Vince’s restaurant in Harwood Heights builds on decades of tradition
Nuccio D'Argento speaks with diner Dan Nix at Vince's Italian Restaurant in Harwood Heights. Nix recently moved to Tennessee, but when he's back in Chicago, he and wife Betty make sure to get back to Vince's. | Ray Whitehouse~for Sun-Times Media
Updated: March 22, 2013 6:16AM
HARWOOD HEIGHTS — Wicked working hours could not deter two neighborhood kids intent on running their own restaurant.
Nuccio D’Argento and Rocco DeFrenza heard the siren’s son when they were teenagers working at Vince’s Italian Restaurant, 4747 N. Harlem Ave., in Harwood Heights.
“I met my wife here, and Rocco met his,” D’Argento said.
Laura D’Argento took phone orders while Rosanna DeFrenza was a hostess.
Eleven years later, the two men decided to buy the restaurant.
“It was Sept. 1, 2001,” D’Argento said.
Both he and DeFrenza left management jobs with Sbarro to devote their time to the family business.
But September 2001 was not a good time to take over a business. The uncertainty after the Sept. 11, 2001, terrorist attacks caused business to slump.
The start of a three-year project to reconstruct Harlem Avenue only added to the turmoil.
“It was bad,” D’Argento said.
A year later, the partners began second-guessing their decision. But during those slow days, the two took advantage of the opportunity. They reassessed the menu, and remodeled.
“And year after year, business has been getting better and better,” D’Argento said.
Customers come for the fresh fish specials, such as Shrimp a la Vince.
“We use gulf shrimp,” D’Argento said. “It’s sweeter.”
Another favorite is the mist grigliata, an assortment of baby octopus, shrimp, salmon, cod and calamari served over sautéed spinach.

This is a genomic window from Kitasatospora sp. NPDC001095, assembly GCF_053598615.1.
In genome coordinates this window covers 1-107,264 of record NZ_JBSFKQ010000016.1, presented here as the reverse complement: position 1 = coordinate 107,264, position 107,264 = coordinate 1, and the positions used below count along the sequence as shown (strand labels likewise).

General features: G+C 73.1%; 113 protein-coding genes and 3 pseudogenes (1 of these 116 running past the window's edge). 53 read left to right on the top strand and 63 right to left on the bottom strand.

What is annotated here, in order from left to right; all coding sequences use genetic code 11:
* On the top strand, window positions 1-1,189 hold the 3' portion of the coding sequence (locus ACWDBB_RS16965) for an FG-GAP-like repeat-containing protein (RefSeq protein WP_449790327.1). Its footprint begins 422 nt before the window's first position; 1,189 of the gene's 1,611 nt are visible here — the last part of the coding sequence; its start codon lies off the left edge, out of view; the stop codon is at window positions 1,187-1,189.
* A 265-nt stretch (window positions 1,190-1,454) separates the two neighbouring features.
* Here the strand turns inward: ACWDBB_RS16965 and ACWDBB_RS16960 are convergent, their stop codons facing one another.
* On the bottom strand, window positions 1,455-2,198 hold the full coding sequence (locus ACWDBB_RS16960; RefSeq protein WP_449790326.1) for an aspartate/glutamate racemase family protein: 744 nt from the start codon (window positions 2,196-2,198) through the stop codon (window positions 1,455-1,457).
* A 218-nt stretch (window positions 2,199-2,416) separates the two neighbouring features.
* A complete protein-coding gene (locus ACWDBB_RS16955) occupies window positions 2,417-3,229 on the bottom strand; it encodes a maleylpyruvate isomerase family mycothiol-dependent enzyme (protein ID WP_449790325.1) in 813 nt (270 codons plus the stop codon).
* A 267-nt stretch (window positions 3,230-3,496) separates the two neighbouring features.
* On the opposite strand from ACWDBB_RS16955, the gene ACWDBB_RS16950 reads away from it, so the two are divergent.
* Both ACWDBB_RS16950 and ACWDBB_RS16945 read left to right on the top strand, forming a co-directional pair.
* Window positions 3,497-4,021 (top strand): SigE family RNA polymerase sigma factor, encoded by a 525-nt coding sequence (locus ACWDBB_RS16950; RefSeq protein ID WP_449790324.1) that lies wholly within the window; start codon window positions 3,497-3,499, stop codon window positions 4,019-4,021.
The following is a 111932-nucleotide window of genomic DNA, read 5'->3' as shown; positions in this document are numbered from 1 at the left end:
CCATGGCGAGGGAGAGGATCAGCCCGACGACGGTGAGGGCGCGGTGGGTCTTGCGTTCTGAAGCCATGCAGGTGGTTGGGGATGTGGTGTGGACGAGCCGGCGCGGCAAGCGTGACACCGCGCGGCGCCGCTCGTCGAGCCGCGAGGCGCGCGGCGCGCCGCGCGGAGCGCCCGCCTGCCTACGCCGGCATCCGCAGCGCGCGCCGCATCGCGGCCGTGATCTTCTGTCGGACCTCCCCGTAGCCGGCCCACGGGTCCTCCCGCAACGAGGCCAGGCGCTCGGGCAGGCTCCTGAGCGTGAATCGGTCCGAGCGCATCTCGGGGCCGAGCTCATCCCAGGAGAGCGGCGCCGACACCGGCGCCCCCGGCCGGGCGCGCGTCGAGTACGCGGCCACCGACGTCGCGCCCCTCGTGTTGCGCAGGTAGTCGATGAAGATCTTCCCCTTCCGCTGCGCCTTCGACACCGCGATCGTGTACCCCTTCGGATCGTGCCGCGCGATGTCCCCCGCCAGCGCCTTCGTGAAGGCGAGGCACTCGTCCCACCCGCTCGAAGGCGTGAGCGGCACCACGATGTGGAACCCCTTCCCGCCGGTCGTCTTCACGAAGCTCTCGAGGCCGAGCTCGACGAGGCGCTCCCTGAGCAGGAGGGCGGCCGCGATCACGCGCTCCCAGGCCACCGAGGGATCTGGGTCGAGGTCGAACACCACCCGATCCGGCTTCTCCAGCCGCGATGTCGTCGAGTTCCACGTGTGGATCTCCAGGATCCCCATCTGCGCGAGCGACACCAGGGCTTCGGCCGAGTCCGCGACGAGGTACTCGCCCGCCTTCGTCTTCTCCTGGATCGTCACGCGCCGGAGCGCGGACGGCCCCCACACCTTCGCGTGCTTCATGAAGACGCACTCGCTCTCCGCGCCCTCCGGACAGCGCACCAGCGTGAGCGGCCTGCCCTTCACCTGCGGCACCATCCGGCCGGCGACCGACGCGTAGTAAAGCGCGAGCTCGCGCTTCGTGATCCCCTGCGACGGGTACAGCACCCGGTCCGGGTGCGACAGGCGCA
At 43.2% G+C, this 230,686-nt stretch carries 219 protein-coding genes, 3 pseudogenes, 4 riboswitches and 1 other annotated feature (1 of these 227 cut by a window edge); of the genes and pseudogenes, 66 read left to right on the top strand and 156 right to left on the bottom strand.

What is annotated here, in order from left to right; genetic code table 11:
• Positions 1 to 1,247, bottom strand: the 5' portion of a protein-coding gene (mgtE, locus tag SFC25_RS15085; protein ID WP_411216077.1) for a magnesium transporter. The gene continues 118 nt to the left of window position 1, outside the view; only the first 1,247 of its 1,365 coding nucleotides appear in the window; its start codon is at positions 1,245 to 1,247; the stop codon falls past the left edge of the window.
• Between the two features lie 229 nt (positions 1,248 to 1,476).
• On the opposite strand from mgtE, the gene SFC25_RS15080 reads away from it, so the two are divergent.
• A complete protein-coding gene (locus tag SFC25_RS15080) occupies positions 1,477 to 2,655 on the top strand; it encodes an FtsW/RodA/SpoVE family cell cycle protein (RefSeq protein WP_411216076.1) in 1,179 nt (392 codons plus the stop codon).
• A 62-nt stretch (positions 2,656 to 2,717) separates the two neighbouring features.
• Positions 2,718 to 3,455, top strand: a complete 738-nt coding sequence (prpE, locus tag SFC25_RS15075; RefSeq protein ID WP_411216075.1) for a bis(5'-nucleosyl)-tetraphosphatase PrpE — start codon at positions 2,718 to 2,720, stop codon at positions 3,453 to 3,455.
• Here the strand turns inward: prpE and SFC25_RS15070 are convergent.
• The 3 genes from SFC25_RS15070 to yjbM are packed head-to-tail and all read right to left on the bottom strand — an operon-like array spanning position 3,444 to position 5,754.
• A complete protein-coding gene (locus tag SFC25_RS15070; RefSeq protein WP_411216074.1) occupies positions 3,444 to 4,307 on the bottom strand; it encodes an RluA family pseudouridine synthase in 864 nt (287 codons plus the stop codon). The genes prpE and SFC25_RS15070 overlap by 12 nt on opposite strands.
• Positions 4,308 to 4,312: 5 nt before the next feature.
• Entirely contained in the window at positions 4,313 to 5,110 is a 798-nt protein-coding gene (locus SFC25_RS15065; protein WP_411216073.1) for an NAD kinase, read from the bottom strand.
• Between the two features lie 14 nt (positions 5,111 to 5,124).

“Fresh,” D’Argento emphasized. “No frozen spinach here.”
Among its many repeat patrons are Donna and Rob Koch of Norwood Park, who had their first meal at the restaurant soon after they moved to the area in 2005.
“We were learning about the neighborhood, and just absolutely fell in love with the food,” Donna Koch said.
Rob Koch said the atmosphere complements the food.
“It’s like family,” Donna Koch said. “It’s old-school, fresh and we always go home with leftovers.”
Customer loyalty has allowed D’Argento and DeFrenza to give back to their community in ways such as nights where they donate a percentage of the night’s receipts to a local school.
The restaurant also provides about 3,600 meals every year for summer programs to the Salvation Army at Foster and Cumberland avenues.
“Me and Rocco are from this community,” D’Argento said. “We do what we do with the Salvation Army because, as kids, they let us play soccer in their gymnasium.
“We had to say a prayer first, but we were kids. We didn’t really pay attention.”
D’Argento acknowledges those little prayers have influenced his life.
“Either you ride the roller coaster of success or the roller coaster of destruction,” he said. “As a teen, destruction is more fun. You get a rush spending money on cigarettes, alcohol.
“But it affects you the rest of your life to the point where you look back and say you should have ridden the roller coaster of success.”
D’Argento said he could have been a blue-collar worker, a salesman or president of a big company.
“I had that opportunity,” he said, “but I wanted to do my own thing where my destiny is in my own hands.”
D’Argento’s and DeFrenza’s culinary success can be traced back to family meals.
“My mother, Angelina, could make a ‘wow’ dish with simple ingredients such as lentils,” D’Argento said. “She had a job as personal chef.”
Rocco’s mom, Graciella, also can cook.
When she and Angelina got together, dinner was a cook-off.
“They gave us the palette, to know the proper touch of seasoning,” D’Argento acknowledged. “And that’s what makes the meal — the proper seasoning.”
That, and a lot of hard work behind the scenes.